RNL: You state in the book that not all nursing students are well-suited for nursing. Identify two characteristics you consider essential for those who aspire to become a nurse and why those traits are important.
Neal-Boylan: Prospective students should understand what is expected of nurses before applying for a program. Our programs are rigorous, and nursing is very demanding. I think we lose a lot of new nurses because they had no idea of what they were getting into and did not pursue nursing because they loved its art and science. The same holds true for people who apply to nurse practitioner programs. I have seen so many students who say they want to be NPs but, beyond writing prescriptions, have no idea of what an NP does.
RNL: In Chapter 4 of The Nurse’s Reality Shift, you identify what nursing is doing right. What’s one of the best things nursing is doing right? Why do you think so?
Neal-Boylan: We are still the most trusted of professions and rightly so. We are fortunate to have accrediting bodies that have strict standards but also allow some latitude in nursing programs. While we may be too flexible with regard to bending over backward to allow people to enter school who may not belong there, we do an excellent job of enforcing the culture of nursing and what it means to be a good nurse.
I love watching a new nursing studentbecome someone who understands what the nurse brings to the patient and family and why that is so valuable to society. Nurses speak the same language, and, ultimately, all nurses want what is best for the patient, regardless of the sacrifice to themselves. That’s pretty amazing.
RNL: You are an academician who has simultaneously maintained a clinical practice as a family nurse practitioner. What do you consider the greatest current need in nursing education?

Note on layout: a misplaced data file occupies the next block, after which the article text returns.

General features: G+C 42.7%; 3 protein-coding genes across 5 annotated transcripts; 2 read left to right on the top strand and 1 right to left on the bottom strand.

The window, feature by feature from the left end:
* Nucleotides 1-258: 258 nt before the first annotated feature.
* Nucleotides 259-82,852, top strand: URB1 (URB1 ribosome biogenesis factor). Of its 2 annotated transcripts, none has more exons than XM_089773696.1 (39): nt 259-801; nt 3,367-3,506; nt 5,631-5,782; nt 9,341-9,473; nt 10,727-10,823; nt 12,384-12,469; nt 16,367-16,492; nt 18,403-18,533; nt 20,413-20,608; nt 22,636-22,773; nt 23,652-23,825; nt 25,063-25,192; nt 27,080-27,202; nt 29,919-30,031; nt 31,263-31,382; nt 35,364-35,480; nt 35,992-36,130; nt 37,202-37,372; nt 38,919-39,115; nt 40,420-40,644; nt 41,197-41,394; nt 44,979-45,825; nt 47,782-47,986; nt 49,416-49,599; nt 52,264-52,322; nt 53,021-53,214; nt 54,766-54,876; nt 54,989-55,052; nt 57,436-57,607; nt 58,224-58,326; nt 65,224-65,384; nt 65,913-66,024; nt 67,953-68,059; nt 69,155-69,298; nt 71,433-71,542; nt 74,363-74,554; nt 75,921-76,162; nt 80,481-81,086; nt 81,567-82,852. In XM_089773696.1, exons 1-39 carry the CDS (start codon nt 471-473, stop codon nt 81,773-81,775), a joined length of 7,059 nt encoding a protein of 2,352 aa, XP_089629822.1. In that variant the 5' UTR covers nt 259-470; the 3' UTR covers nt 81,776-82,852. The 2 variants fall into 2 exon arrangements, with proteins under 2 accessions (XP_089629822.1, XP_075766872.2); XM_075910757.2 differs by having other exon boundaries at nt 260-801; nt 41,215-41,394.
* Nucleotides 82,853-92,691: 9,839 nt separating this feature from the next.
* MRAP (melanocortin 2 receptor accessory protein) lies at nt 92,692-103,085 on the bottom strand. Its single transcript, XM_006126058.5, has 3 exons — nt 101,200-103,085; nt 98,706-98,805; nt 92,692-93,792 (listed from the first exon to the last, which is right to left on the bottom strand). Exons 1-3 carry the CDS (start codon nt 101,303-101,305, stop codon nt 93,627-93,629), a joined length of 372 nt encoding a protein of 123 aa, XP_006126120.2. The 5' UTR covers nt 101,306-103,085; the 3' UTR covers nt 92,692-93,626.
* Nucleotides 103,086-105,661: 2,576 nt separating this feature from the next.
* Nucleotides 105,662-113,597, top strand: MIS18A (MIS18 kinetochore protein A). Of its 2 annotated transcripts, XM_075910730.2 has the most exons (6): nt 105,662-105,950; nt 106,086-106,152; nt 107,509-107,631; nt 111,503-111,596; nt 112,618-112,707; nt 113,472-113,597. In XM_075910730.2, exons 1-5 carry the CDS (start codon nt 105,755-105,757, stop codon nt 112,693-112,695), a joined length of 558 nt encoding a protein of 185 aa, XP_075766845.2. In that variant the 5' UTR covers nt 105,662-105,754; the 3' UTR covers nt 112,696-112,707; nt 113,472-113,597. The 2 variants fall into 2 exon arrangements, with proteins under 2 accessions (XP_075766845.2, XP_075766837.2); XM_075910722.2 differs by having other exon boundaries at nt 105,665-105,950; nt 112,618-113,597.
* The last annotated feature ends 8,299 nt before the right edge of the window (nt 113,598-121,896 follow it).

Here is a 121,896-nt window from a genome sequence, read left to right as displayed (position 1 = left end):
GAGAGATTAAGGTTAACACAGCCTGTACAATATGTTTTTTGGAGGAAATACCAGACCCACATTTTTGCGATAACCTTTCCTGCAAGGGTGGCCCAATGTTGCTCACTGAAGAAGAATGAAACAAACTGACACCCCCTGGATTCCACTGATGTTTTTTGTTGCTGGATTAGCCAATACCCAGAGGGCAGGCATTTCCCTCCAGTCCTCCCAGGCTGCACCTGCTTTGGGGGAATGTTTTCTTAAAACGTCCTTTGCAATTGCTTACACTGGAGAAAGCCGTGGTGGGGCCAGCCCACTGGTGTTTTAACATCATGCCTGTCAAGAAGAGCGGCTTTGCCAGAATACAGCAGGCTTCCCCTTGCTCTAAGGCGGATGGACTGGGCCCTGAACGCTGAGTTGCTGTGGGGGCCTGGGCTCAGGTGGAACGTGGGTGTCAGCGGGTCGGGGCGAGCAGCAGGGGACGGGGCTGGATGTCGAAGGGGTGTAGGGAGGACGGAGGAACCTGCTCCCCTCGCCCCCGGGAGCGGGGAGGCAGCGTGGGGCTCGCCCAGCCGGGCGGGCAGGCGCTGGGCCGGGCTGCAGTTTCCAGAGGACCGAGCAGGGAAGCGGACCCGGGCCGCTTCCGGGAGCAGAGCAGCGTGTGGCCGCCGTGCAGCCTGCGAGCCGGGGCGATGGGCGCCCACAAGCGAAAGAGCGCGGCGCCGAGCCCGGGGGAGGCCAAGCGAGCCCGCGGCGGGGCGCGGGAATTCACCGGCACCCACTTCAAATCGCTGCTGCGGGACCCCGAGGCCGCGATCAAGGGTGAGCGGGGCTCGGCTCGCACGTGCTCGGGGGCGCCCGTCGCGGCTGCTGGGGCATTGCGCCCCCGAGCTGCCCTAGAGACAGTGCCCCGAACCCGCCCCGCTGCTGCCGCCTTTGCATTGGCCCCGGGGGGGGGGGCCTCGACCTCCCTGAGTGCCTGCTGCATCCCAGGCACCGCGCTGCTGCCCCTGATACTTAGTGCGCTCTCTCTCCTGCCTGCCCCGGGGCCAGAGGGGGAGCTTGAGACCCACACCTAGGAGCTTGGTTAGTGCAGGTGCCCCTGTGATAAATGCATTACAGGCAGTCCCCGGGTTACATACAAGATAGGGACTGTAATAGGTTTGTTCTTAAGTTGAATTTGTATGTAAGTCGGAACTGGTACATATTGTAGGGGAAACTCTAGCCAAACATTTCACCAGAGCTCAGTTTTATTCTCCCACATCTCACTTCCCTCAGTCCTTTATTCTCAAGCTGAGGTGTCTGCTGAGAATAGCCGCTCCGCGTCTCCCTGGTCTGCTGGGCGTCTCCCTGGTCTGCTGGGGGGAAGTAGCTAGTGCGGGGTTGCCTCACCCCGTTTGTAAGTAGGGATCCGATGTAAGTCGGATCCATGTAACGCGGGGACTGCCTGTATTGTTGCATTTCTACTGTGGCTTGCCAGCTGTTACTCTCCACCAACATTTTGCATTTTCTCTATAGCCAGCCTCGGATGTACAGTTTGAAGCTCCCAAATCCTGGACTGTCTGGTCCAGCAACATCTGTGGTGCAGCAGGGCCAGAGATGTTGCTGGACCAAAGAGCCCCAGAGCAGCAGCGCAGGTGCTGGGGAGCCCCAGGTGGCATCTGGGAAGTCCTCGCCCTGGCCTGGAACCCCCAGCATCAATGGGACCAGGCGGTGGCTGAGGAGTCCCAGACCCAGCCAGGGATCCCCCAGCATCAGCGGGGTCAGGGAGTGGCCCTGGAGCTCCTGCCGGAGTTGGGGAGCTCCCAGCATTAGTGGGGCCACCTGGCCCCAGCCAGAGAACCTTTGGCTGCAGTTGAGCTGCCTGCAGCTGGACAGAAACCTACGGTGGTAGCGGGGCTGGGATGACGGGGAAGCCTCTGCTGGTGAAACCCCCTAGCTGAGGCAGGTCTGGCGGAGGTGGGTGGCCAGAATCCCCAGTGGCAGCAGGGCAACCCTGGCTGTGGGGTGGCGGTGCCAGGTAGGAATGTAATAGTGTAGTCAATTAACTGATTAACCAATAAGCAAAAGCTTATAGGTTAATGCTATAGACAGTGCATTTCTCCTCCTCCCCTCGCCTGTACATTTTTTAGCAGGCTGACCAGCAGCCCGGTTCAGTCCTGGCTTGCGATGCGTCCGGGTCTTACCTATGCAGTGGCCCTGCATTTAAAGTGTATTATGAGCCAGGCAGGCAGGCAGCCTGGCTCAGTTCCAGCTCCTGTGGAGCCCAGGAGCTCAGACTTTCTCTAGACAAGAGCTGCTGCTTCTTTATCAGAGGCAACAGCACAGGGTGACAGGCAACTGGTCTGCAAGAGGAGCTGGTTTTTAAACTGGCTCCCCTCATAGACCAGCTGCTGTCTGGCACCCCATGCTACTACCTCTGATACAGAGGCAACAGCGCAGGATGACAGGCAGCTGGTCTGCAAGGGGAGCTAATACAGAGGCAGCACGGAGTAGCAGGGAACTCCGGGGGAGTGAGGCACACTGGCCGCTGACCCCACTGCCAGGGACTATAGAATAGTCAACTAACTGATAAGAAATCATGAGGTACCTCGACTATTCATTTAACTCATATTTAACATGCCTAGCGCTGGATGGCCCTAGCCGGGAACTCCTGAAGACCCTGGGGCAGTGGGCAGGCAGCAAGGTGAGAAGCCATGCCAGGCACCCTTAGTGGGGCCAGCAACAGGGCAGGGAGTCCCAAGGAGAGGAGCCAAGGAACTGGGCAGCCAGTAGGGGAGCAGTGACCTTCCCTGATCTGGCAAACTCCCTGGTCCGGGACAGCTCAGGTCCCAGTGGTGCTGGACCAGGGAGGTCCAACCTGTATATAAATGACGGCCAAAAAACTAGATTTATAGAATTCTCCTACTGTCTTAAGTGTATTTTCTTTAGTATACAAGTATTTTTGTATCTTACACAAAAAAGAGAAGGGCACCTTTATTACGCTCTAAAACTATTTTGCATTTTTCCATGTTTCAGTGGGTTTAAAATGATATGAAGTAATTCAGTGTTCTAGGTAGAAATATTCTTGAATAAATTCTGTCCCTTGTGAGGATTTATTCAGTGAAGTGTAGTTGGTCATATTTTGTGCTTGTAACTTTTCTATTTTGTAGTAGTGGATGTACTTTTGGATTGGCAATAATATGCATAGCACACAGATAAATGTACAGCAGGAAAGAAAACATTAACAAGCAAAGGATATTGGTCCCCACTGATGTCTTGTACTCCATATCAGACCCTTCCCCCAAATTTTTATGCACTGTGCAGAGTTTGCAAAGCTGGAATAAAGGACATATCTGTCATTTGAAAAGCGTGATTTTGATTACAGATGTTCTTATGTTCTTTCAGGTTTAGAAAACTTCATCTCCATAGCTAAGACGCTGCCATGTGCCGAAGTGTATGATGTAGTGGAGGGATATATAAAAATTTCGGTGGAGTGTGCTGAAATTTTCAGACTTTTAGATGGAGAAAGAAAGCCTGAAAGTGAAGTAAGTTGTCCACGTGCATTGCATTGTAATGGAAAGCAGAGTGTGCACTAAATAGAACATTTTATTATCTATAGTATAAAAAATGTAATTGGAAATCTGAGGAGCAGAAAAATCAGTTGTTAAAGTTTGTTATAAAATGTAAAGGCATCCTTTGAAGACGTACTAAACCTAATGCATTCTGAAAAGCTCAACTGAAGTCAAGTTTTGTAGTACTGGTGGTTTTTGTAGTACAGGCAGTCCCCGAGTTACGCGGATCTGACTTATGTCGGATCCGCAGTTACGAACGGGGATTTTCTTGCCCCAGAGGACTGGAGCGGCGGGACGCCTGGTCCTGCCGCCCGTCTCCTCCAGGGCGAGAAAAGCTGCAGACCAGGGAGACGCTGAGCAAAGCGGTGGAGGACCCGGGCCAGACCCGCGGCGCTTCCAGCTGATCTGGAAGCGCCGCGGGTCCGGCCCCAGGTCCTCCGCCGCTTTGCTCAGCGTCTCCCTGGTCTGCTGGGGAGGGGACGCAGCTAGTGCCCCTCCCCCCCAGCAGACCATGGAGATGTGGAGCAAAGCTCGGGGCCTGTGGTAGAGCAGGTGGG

Neal-Boylan: To give students very realistic clinical experiences. Unfortunately, it is becoming increasingly difficult to find clinical placements for students. This is partly due to a trend among health care agencies to ask for remuneration if they provide preceptors and the cost to the agency to allow experienced nurses time to work with students. Some agencies hire few RNs, so the number of staff members qualified to serve as preceptors is low.
Difficulty in finding clinical placements for students is also due to increased competition from multiple entry-level programs and from for-profit schools and online programs whose students are seeking clinical experiences. This is a multifaceted problem. Simulation is very helpful but can only go so far. Students need to care for more than two patients at a time and experience the typical day that a nurse in real life experiences. Nursing students also need more exposure to settings outside the hospital. RNL
Leslie J. Neal-Boylan, PhD, CRRN, APRN-BC, FNP, FAAN, is dean, University of Wisconsin Oshkosh College of Nursing. In addition to The Nurse’s Reality Shift, recently published by STTI, Neal-Boylan is the author of The Nurse’s Reality Gap, Nurses with Disabilities and Clinical Case Studies for the Family Nurse Practitioner.
ISBN-13:9781938835629. Published by STTI, 2014
Price: US $34.95. Soft cover, 240 pages. Trim size: 6 X 9